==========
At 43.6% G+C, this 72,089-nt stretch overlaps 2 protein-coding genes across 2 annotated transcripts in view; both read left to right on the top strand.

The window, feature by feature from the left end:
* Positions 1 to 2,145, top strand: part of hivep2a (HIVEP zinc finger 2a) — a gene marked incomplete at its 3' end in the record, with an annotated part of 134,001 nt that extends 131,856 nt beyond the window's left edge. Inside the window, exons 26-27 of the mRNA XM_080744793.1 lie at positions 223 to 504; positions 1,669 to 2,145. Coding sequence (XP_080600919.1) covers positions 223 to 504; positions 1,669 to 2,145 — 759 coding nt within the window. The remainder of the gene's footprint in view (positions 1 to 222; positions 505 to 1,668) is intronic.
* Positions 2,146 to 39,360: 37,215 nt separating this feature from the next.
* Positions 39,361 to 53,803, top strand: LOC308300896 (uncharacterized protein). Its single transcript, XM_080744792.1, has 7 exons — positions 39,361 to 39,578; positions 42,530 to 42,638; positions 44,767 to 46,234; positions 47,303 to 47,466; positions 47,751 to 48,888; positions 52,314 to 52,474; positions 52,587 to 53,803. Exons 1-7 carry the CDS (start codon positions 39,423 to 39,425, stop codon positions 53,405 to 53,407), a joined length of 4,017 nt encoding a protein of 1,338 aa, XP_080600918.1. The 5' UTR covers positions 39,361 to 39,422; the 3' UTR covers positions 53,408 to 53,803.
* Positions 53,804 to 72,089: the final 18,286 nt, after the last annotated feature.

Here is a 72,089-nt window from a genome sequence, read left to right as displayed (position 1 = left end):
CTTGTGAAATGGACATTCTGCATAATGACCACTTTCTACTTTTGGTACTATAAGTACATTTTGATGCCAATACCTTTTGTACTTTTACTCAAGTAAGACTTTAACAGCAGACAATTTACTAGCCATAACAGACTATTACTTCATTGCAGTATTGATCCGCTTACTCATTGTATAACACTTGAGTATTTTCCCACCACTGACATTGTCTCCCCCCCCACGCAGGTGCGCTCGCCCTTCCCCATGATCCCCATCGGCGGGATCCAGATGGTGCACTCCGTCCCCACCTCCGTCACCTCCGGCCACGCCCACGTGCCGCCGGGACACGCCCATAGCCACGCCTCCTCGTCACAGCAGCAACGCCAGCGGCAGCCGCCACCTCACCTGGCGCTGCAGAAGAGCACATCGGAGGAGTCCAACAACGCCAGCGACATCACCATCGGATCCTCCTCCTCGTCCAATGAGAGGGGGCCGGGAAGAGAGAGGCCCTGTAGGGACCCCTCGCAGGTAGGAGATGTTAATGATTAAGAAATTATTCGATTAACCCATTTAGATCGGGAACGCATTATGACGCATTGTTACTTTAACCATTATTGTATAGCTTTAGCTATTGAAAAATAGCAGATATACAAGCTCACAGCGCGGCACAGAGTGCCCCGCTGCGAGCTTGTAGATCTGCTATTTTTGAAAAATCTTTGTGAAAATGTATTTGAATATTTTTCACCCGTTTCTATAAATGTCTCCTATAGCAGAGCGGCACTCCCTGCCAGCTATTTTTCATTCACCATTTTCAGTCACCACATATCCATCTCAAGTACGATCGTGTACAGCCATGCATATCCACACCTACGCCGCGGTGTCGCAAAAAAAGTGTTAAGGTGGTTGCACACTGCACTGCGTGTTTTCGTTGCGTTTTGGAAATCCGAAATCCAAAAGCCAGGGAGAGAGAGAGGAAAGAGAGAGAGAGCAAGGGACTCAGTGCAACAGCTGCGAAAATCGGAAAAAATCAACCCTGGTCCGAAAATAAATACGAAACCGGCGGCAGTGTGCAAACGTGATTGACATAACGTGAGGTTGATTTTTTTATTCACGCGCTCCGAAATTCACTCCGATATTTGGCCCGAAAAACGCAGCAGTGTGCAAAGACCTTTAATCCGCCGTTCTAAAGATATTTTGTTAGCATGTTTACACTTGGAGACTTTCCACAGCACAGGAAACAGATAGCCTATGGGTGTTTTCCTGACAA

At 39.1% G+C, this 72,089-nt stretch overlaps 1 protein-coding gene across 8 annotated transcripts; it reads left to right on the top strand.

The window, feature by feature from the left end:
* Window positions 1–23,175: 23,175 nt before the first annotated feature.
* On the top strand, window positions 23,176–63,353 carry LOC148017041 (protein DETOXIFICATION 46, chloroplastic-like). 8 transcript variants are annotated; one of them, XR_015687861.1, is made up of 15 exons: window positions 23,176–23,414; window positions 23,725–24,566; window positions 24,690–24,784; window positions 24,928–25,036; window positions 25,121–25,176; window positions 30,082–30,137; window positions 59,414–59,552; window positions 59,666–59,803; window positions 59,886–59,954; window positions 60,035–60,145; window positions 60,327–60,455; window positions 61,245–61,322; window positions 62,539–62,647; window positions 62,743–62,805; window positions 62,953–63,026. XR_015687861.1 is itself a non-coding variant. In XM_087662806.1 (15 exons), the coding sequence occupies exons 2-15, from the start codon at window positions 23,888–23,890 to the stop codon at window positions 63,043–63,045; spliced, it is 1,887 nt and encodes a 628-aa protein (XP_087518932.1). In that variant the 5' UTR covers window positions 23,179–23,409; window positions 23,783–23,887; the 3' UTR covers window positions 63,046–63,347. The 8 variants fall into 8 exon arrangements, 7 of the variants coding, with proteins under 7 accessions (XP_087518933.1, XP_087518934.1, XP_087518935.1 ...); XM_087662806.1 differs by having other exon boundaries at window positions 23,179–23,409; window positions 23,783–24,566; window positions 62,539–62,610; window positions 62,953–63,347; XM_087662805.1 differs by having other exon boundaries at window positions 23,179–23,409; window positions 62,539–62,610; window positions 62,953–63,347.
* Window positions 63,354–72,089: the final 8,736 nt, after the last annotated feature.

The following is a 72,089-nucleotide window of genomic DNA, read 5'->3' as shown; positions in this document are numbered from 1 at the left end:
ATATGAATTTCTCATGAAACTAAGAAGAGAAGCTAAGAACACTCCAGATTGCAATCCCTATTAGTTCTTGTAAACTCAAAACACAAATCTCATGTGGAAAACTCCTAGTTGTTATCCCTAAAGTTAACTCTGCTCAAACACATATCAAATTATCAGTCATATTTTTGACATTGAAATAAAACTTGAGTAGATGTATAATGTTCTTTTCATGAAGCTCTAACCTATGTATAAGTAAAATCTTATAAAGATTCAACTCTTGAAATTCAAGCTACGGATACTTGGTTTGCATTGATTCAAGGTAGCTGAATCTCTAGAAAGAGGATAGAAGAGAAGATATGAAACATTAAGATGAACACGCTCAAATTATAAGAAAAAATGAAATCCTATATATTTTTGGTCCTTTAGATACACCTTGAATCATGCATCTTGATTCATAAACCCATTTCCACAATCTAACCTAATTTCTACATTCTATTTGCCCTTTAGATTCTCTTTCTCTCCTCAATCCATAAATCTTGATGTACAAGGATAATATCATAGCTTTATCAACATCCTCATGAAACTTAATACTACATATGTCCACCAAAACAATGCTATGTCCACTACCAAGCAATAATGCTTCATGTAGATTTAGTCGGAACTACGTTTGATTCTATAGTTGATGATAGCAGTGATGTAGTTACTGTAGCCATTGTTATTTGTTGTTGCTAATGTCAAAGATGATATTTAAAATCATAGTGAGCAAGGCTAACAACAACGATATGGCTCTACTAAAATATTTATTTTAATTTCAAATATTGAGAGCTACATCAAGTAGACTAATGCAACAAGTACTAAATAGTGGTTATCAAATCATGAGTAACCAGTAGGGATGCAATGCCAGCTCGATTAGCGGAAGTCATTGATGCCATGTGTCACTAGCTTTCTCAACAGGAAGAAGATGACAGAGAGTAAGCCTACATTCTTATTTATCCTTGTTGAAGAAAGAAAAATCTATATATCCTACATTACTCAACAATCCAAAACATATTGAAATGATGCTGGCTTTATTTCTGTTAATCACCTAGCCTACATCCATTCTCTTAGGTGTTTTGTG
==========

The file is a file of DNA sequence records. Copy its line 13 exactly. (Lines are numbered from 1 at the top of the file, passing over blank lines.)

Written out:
* Window positions 63,354–72,089: the final 8,736 nt, after the last annotated feature.